Water you doing Flint?

Photo+courtesy+of+Jake+May+from+The+Flint+Journal

Photo courtesy of Jake May from The Flint Journal

Julian Piwowar, Contributing Writer

The city of Flint, Michigan has been declared in a federal state of emergency  as of Jan. 16 due to lead contamination in the water caused by leaching from aging pipes. The lead levels in water skyrocketed to 15 parts per billion, and approximately six to twelve thousand children developed medical complications. The water contamination also lead to an outbreak of Legionnaire’s disease, a deadly form of pneumonia, killing ten people and affecting approximately 77 more. The crisis caused national outrage and raised questions of the government’s responsibility for the situation.

Flint switched from purchasing treated water from Lake Huron in Detroit to treating water from the Flint River on April 24, 2014 with the hope that this would save Flint about five million dollars over less than two years. By December of 2014, the city had invested four million dollars in its new water plant.  However, that April, residents of the city began to notice the water’s orange color and sewage-like odor. In January of 2015, the Detroit water system offered Flint a four million dollar connection fee, which was denied by Jerry Ambrose, the city’s emergency manager, who believed there was no apparent hazard to public health.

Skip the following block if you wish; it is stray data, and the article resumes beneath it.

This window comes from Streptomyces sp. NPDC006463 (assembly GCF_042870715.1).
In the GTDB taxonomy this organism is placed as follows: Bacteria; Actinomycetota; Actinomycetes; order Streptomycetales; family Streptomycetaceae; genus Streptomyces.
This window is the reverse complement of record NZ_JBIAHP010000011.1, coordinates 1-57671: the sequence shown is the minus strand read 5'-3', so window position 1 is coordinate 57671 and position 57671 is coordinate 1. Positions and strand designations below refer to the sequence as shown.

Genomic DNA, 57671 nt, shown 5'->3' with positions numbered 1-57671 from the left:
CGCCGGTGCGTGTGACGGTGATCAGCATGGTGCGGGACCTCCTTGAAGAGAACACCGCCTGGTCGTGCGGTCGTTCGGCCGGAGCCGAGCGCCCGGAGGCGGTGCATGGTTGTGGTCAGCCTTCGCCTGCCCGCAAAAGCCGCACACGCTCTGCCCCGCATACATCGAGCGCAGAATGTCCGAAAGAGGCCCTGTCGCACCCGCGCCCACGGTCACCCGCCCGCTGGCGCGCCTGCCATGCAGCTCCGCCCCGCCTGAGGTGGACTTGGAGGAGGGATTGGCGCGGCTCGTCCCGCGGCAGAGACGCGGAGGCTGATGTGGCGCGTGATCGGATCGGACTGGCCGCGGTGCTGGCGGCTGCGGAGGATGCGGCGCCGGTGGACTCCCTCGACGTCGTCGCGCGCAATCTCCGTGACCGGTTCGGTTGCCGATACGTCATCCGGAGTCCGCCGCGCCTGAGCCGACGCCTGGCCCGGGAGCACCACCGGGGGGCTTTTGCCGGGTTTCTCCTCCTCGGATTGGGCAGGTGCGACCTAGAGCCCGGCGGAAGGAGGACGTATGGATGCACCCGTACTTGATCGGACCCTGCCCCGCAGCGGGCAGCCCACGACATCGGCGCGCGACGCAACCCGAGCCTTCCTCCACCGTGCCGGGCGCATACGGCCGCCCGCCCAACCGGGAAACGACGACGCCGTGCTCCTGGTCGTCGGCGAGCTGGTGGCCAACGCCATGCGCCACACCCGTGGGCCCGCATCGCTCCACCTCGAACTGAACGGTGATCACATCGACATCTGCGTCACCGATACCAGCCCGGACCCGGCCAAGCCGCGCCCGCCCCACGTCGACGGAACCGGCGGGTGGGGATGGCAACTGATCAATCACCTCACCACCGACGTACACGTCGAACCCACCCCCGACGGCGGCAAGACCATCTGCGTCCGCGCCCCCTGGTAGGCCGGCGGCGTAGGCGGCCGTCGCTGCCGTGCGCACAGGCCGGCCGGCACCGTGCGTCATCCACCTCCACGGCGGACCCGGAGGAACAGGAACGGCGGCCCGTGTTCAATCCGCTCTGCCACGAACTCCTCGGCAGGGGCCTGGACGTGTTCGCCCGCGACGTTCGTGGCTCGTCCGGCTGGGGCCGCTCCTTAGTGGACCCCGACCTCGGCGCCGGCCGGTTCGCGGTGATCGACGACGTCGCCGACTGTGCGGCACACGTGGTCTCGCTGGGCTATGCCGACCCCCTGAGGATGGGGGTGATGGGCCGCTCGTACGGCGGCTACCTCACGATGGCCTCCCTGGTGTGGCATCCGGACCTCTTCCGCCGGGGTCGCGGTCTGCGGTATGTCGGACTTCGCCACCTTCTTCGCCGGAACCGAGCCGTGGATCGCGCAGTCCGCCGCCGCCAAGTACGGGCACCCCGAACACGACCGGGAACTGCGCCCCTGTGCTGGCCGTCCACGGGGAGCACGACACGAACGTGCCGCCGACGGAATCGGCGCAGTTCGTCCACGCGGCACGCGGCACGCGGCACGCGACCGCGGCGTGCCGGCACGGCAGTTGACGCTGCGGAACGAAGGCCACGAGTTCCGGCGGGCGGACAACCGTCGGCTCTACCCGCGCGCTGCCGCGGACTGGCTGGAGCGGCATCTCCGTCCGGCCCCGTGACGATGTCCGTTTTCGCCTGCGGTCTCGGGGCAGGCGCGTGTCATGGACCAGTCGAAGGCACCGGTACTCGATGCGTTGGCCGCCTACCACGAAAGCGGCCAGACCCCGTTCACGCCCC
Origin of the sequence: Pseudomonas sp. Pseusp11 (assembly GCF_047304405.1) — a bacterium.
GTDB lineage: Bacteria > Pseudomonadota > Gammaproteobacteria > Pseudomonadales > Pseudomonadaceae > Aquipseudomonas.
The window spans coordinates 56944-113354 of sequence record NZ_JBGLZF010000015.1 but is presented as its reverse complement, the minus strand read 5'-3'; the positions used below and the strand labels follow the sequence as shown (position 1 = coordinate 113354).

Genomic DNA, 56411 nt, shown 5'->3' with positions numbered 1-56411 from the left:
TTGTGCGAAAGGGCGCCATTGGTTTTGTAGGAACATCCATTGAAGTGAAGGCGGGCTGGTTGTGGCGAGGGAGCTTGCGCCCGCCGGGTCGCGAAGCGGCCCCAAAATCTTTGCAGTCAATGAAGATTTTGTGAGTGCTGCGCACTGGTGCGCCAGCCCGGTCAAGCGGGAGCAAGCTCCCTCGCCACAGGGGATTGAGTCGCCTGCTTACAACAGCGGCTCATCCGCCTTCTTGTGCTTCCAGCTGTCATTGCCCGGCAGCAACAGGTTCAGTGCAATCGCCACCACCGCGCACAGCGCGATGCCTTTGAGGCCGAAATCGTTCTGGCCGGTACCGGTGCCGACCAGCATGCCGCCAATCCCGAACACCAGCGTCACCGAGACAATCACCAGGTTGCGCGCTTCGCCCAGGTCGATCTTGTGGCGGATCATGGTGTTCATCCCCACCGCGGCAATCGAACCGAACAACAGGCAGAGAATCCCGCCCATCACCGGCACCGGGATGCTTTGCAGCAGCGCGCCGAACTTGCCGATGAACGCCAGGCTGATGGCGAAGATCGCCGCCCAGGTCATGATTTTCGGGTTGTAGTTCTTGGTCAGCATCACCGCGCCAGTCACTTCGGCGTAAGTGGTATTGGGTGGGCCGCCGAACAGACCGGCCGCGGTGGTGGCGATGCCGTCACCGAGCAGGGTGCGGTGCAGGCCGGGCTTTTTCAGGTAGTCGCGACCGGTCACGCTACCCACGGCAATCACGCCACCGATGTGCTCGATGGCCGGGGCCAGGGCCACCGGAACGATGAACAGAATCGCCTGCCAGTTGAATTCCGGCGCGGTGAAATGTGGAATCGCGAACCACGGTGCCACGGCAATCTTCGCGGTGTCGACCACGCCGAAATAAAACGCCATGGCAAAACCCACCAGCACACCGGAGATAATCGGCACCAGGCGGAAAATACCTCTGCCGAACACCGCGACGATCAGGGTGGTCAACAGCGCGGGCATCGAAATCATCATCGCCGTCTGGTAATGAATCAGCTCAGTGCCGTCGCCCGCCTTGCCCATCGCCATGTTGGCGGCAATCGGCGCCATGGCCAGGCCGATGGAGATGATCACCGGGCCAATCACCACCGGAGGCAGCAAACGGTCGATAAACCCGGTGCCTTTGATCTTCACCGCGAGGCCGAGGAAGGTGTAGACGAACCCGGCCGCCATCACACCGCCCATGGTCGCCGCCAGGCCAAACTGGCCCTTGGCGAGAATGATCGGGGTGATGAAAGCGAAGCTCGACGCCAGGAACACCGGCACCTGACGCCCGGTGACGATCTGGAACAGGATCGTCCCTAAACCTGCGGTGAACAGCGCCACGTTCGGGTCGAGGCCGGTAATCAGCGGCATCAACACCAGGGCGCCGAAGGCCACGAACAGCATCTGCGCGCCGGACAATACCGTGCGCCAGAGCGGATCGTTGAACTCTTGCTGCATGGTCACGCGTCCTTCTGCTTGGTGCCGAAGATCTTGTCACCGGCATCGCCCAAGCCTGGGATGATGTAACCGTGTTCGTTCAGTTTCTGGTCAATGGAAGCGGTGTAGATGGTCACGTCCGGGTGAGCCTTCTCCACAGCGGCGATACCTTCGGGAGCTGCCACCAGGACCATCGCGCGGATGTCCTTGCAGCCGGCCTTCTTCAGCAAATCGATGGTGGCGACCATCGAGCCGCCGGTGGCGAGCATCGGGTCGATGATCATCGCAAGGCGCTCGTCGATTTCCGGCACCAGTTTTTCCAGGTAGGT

After many studies revealed dangerous lead levels in the water, the Flint council voted in March of 2015 to do everything necessary to return to purchasing water from Detroit. The orange coloration of the water was due to the high concentration of chloride in the Flint River’s water. This substance made it more corrosive than normal water, causing leaching of lead from aged pipes.

When President Obama declared a State of Emergency, around 80 million dollars was opened up to fund relief efforts. The State of Michigan later promised to cover the costs of Flint residents’ water bills, further water testing, replacement of fixtures in schools, support for expanded health care and in-school programs to help care for children with elevated levels of lead in their blood, as well as free water filters, bottled water and water testing kits for residents.

Junior Eric Bard questions the government’s ability to help the city.

“I think that the government is trying hard to help the city of Flint, but they do not have sufficient funds,” Bard said.

Former Flint resident Garrett Vandendries is disappointed by the government’s action surrounding the crisis.

“Sadly, the majority of my friends and family in and around Flint feel as though they have been let down by their government leaders in the years leading up to the current situation,” Vandendries said.